The Glasgow Courier - Serving Proudly As The Voice Of Valley County Since 1913

By Sandy Laumeyer
Just A Thought 

Appreciating Ancestors

 


While watching my granddaughter vacuum the carpeting in my house not long ago, the thought struck me that she has never known any other way to clean carpets. As child of 11 years of age, I remember the carpet in my folks’ living room. It wasn’t a wall-to-wall one because it would have been too big to handle. Every spring, Dad would take the carpet outside, drape it a across the three clotheslines then turn it over to me and my brother. We would then wield our carpet beaters, which were built something on the order of a tennis racket. The difference was instead of netting, the frame was filled with heavy wire twisted into various designs. It took us most all of the day to beat the dust and dirt out of that carpet.

There is now flooring that does not need to be waxed. Every Monday, when Mom was done washing the clothes, she’d use the rinse water to scrub the linoleum floors, then when they were dry she’d get down on her hands and knees and wax them.

Washing clothes was a whole different ballgame than now. We didn’t have an automatic washer and dryer. Instead Mom washed the clothes in an old wringer washer. My brother and I would have to pump water to fill the copper boiler before we went to school. And she didn’t have a dryer either. Her dryer was three clotheslines where she would hang the clothes, taking them down when they were dry and pinning another batch to the lines.

For a long while, she didn’t have an electric iron. She had three flat irons she would heat on the wood stove replacing a hot iron with the cold one.

Our refrigerator was not electric, either. We had a wooden one that had two large compartments. The bottom one held a big block of solid ice. The top one was for our food. A dishpan sat underneath the ice box to catch the water from the melting ice. We didn’t throw out that water. Mom would boil it to use for washing dishes.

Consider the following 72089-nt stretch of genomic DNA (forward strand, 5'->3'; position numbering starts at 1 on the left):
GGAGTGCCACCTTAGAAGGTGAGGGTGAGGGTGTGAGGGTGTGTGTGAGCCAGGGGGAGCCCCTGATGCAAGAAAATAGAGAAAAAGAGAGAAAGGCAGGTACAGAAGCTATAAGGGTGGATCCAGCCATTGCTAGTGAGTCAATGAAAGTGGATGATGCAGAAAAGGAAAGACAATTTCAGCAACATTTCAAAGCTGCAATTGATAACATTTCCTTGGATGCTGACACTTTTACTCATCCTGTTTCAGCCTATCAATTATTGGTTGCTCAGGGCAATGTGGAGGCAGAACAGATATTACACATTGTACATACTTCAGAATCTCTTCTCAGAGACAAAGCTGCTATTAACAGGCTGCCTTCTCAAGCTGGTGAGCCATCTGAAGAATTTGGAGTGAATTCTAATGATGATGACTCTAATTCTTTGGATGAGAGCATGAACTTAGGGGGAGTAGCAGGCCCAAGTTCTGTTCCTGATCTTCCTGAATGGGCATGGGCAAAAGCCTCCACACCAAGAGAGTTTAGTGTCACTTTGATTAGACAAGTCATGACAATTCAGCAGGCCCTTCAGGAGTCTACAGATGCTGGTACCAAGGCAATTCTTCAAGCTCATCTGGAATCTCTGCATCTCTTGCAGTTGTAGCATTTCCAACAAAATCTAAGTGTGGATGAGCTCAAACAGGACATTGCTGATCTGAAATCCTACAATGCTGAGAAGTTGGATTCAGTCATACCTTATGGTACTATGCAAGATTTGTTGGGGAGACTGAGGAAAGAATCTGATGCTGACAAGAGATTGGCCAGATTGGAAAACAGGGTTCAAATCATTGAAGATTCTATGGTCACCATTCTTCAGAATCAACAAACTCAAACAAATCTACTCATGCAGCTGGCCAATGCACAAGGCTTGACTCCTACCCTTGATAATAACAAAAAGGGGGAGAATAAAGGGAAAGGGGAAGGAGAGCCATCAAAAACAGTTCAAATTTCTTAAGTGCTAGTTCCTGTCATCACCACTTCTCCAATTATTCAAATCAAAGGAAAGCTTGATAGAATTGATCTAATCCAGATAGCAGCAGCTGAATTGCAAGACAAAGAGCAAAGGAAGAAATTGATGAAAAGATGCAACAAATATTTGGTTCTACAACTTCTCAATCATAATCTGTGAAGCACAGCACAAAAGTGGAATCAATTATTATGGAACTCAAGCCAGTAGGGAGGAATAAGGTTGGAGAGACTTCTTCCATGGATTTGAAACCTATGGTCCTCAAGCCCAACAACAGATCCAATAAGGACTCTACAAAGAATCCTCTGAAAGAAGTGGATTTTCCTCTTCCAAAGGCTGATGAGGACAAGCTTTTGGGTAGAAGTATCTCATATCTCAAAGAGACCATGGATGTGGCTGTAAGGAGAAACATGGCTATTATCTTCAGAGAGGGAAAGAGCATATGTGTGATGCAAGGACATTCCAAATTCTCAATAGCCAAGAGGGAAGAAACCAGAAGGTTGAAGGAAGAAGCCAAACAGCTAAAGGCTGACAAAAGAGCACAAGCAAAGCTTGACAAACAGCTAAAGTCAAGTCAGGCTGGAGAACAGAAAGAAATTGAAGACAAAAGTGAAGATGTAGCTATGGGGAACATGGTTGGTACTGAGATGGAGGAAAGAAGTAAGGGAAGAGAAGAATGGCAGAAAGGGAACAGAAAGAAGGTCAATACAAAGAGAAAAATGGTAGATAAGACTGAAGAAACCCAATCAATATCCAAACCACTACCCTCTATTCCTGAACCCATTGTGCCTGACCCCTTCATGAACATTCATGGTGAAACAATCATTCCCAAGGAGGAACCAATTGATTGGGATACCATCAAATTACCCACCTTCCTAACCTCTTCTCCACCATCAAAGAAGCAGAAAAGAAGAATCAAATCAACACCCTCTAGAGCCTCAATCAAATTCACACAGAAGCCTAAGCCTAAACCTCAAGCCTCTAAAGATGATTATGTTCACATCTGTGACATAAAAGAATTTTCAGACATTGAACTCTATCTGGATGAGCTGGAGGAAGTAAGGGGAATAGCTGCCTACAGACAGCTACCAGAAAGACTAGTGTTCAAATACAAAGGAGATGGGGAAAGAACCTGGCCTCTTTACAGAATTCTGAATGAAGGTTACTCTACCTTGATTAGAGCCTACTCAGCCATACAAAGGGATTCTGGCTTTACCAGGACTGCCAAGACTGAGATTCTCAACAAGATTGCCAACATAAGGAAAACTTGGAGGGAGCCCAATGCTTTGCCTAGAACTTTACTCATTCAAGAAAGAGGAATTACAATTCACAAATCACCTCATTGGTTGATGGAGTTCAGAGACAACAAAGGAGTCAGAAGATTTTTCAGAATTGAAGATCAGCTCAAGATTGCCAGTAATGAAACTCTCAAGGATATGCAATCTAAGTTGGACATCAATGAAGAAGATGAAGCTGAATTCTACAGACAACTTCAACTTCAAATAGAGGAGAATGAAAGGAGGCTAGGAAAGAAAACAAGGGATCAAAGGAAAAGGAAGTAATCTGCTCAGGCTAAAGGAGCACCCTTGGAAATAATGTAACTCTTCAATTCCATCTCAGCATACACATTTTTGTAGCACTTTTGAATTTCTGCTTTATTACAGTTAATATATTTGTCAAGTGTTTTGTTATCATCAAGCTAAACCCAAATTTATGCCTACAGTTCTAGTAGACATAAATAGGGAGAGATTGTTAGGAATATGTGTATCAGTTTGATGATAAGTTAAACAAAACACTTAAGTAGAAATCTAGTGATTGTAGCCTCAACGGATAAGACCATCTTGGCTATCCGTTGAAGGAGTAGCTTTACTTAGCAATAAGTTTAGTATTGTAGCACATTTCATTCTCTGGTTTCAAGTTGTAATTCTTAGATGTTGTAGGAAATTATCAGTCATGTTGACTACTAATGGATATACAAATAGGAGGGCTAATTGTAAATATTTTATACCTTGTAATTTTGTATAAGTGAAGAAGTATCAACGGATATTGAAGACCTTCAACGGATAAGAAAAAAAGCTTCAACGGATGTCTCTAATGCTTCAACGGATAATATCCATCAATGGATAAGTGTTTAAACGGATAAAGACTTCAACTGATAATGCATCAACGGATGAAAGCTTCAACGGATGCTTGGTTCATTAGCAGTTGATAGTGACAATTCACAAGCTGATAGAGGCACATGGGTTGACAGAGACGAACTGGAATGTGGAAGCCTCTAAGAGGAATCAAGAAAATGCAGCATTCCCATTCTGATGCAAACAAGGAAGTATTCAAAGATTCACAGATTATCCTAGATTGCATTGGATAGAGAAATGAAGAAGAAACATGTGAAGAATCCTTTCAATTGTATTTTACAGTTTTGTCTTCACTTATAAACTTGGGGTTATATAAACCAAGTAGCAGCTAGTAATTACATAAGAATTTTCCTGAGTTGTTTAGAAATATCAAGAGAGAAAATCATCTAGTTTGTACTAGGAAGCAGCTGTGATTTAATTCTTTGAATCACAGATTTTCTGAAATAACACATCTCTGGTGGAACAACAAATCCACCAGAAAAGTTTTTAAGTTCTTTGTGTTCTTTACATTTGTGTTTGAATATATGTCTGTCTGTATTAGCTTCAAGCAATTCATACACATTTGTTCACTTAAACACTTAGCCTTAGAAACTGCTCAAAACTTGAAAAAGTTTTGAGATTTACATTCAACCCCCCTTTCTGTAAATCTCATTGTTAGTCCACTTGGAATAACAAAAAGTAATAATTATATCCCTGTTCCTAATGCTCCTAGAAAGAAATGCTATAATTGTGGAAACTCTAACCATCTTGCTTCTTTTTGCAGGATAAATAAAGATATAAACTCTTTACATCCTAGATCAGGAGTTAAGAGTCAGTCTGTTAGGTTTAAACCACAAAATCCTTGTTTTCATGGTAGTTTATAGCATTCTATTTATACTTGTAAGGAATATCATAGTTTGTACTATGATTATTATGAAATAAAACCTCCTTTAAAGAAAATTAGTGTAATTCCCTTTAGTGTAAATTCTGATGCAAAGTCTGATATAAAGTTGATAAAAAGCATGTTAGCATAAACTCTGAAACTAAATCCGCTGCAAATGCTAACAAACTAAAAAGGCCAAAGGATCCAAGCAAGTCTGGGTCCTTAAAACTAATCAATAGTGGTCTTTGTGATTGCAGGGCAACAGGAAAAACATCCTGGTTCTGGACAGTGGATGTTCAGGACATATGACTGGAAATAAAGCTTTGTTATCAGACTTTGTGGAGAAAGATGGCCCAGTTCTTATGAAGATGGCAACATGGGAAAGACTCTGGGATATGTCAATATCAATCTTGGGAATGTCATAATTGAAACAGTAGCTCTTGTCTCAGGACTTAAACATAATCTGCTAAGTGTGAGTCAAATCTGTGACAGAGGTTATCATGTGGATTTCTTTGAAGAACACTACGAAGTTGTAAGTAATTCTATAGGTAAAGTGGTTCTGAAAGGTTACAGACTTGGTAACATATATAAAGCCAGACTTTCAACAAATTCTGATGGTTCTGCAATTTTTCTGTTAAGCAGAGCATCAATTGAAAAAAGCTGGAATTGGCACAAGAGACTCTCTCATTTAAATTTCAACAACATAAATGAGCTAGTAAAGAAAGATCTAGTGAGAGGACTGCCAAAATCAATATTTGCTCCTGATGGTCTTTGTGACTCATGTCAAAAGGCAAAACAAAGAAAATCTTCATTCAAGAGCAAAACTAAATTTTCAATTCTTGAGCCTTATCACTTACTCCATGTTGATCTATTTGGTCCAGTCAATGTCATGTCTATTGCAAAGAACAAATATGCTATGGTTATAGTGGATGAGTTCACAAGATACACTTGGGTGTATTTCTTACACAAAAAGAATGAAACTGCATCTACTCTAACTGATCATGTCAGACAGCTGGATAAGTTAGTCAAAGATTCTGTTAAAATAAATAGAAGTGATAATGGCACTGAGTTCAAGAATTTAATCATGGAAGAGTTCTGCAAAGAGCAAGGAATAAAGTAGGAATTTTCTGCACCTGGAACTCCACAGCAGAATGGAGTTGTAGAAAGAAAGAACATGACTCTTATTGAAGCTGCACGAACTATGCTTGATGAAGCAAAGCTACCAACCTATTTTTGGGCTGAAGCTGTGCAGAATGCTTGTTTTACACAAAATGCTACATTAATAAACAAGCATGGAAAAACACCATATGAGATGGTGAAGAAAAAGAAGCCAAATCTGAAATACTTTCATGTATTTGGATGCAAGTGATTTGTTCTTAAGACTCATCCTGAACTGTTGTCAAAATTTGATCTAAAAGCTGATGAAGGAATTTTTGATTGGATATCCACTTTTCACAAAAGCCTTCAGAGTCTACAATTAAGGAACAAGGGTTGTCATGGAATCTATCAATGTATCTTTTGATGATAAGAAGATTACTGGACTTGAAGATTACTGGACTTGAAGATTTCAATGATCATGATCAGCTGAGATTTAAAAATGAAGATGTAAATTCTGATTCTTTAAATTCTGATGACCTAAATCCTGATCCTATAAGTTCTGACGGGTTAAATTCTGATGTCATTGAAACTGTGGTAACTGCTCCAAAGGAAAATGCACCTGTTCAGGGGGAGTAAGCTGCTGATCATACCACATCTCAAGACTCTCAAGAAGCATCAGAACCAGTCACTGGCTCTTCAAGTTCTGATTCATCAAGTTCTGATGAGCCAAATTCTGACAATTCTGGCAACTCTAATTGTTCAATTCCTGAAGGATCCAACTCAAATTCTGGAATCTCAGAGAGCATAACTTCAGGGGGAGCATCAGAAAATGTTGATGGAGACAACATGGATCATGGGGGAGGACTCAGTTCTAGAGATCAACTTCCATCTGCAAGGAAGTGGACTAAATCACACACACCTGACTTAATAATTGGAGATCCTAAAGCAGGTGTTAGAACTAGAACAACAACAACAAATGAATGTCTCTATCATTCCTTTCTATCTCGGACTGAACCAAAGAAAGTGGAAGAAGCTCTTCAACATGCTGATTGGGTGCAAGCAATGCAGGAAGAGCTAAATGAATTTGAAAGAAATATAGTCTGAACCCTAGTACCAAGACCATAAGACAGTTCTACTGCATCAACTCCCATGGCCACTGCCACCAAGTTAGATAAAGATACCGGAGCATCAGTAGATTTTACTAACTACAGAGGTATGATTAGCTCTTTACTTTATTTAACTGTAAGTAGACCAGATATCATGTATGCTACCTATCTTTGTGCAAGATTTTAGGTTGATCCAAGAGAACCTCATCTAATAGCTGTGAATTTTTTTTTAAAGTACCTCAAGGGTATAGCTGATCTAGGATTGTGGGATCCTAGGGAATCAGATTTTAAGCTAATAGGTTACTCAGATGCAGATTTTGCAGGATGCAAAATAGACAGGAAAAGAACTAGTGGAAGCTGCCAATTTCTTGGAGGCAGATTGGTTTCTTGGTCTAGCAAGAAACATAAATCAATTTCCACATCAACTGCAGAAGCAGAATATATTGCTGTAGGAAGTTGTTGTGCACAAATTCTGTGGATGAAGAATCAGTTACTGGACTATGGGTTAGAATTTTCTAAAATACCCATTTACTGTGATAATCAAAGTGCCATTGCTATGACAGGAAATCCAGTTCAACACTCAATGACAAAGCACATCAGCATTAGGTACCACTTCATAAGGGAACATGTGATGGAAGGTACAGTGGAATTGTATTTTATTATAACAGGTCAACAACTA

Our kitchen range was fueled by large metal bottles filled with propane. Mom always called it bottled gas. In the winter she cooked on top of the coal heating stove in order to conserve on the gas, thus reducing the amount of money paid out for the propane.

I can remember many pots of soup and ham bone and beans simmering away all day long on top of that pot-bellied stove. Mom always heated the water for our baths on that stove in the winter. Then the hot water would be poured into a big galvanized tub so we could have our weekly bath.

So many of the conveniences we now take for granted were either nonexistent when I was growing up or too costly to purchase. Things like electric mixers, blenders, waffle irons, pancake griddles, sandwich makers, hand-held hair dryers, and so much more.

Although it took longer to clean the house, cook the meals, or do the laundry, we gained so much that would help us later in life. Children and parents spent a lot of time together, talking and laughing as they worked their way through daily and weekly chores. Children learned valuable life skills from their parents.

Sometimes, doing things together as a family instead of using all of our work-saving devices might just be what is needed to bring families closer together and giving children a greater appreciation of their ancestors.

 

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